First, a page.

The second annual Gold Mass for scientists and engineers will be celebrated at 5:15 p.m. Nov. 15 (Thursday) in the Basilica of the Sacred Heart at the University of Notre Dame. Rev. Terrence P. Ehrman, C.S.C., assistant director of the Center for Theology, Science and Human Flourishing, will preside and preach.
Named for the color of the hoods worn by individuals graduating with a Ph.D. in science, the Gold Mass is also associated with St. Albert the Great, the patron saint of scientists.
The first Gold Mass for scientists and engineers was held on Nov. 15, 2016, at the Massachusetts Institute of Technology, and Notre Dame followed that tradition in 2017. The Mass was established by the Society of Catholic Scientists, an idea that grew from a seed planted in a 1988 letter penned by Pope (now Saint) John Paul II in which he wrote, “Science can purify religion from error and superstition; religion can purify science from idolatry and false absolutes. Each can draw the other into a wider world, a world in which both can flourish.”
The oldest Mass for professions, the Red Mass for lawyers and lawmakers, began in the 13th century. The White Mass for health care professionals and Blue Mass for law enforcement were introduced in the 1930s.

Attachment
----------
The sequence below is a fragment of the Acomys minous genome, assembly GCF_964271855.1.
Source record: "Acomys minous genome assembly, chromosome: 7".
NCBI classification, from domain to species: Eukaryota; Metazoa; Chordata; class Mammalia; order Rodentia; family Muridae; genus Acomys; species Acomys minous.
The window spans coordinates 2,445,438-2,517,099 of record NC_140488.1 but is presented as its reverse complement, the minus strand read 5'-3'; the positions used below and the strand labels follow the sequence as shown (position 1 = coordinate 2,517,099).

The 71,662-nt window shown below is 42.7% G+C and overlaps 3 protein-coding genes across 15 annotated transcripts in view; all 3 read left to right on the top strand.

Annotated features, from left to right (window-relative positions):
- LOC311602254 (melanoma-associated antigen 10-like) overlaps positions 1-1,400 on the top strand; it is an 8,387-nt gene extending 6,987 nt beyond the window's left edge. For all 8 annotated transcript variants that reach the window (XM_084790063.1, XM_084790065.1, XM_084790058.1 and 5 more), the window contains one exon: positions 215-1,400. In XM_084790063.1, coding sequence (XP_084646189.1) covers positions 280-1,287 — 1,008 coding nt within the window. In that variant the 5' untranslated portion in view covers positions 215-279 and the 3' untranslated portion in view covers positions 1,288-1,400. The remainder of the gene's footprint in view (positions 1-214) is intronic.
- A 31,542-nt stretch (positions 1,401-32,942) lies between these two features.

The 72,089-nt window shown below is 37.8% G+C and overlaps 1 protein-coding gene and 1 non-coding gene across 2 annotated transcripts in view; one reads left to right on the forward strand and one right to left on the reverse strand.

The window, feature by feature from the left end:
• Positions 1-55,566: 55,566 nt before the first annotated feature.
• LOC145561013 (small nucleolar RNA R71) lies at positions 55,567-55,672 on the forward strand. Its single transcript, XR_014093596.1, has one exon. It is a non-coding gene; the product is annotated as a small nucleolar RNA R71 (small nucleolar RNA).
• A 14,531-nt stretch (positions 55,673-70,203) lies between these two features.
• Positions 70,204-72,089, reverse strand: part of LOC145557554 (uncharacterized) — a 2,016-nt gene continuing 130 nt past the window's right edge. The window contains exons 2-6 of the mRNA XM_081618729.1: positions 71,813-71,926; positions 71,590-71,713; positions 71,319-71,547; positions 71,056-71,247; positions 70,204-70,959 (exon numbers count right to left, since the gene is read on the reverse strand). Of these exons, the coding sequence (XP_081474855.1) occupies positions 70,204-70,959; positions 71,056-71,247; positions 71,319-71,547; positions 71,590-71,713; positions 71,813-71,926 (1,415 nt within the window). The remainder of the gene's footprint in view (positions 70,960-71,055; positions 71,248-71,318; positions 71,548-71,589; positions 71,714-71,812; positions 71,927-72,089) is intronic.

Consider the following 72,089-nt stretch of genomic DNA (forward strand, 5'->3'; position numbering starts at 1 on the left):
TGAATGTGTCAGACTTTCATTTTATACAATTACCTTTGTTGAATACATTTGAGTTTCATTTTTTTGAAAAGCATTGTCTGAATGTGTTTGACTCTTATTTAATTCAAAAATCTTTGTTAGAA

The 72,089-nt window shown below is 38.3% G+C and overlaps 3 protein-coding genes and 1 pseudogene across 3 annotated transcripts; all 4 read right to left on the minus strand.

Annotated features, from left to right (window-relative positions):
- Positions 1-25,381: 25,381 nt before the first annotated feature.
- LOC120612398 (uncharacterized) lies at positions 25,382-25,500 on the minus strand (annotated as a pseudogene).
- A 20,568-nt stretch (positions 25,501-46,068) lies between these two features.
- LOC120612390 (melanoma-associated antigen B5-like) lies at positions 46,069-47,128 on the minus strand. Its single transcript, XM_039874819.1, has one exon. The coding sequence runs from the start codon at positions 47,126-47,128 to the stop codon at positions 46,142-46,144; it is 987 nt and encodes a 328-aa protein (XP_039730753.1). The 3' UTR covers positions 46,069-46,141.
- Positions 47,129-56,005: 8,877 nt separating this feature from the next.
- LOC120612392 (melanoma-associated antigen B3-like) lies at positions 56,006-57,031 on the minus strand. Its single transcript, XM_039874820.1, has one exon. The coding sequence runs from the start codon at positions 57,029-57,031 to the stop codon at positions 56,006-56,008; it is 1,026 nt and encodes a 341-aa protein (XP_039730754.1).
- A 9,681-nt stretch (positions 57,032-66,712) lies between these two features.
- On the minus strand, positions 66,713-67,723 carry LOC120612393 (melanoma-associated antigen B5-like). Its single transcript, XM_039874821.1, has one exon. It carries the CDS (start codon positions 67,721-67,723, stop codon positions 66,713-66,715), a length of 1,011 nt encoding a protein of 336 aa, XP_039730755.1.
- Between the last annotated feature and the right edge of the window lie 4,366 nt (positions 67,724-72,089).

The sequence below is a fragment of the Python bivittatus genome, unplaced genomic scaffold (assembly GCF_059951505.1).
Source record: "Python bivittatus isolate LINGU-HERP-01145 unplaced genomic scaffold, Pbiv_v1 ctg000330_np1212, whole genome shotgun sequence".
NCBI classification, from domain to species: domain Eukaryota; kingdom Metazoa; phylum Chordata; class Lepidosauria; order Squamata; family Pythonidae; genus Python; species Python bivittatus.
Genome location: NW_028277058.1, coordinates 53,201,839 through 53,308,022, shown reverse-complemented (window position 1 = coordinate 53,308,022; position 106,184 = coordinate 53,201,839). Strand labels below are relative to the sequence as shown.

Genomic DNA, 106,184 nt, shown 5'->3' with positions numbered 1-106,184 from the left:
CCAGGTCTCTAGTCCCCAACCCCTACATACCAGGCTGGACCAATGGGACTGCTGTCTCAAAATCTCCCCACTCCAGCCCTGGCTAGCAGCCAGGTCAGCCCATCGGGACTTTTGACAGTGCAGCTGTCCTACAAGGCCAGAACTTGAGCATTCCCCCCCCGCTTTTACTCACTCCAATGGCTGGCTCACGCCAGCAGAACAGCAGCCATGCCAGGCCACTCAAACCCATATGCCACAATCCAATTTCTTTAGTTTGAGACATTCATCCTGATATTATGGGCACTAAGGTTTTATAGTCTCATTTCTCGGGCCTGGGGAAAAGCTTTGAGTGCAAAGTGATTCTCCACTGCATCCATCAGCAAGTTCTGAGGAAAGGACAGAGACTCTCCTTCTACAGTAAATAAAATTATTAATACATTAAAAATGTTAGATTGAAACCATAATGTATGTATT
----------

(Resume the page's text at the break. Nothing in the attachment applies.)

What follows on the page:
In addition to the Gold Mass, activities celebrating the pairing of faith and science in answering society’s grand challenges include a reception in the galleria of Jordan Hall of Science at 6:15 p.m. and an Edison Lecture, which will be held at 7:15 p.m. in the Jordan Hall of Science auditorium.
The lecture, “Disease and the Problem of Evil,” will be presented by Stephen Meredith, a professor in the University of Chicago’s departments of pathology, biochemistry and molecular biology, and neurology. Meredith will explore an ancient question: If God exists and is both perfect and all-powerful, how can we account for the occurrence of deadly diseases and the suffering that results from them?
All events related to the Gold Mass — the Mass, reception and Edison Lecture — are free and open to the public. People of all denominations and faith traditions are welcome to participate.
For more information regarding the Mass and lecture, visit science.nd.edu/events/gold-mass-and-lecture/.
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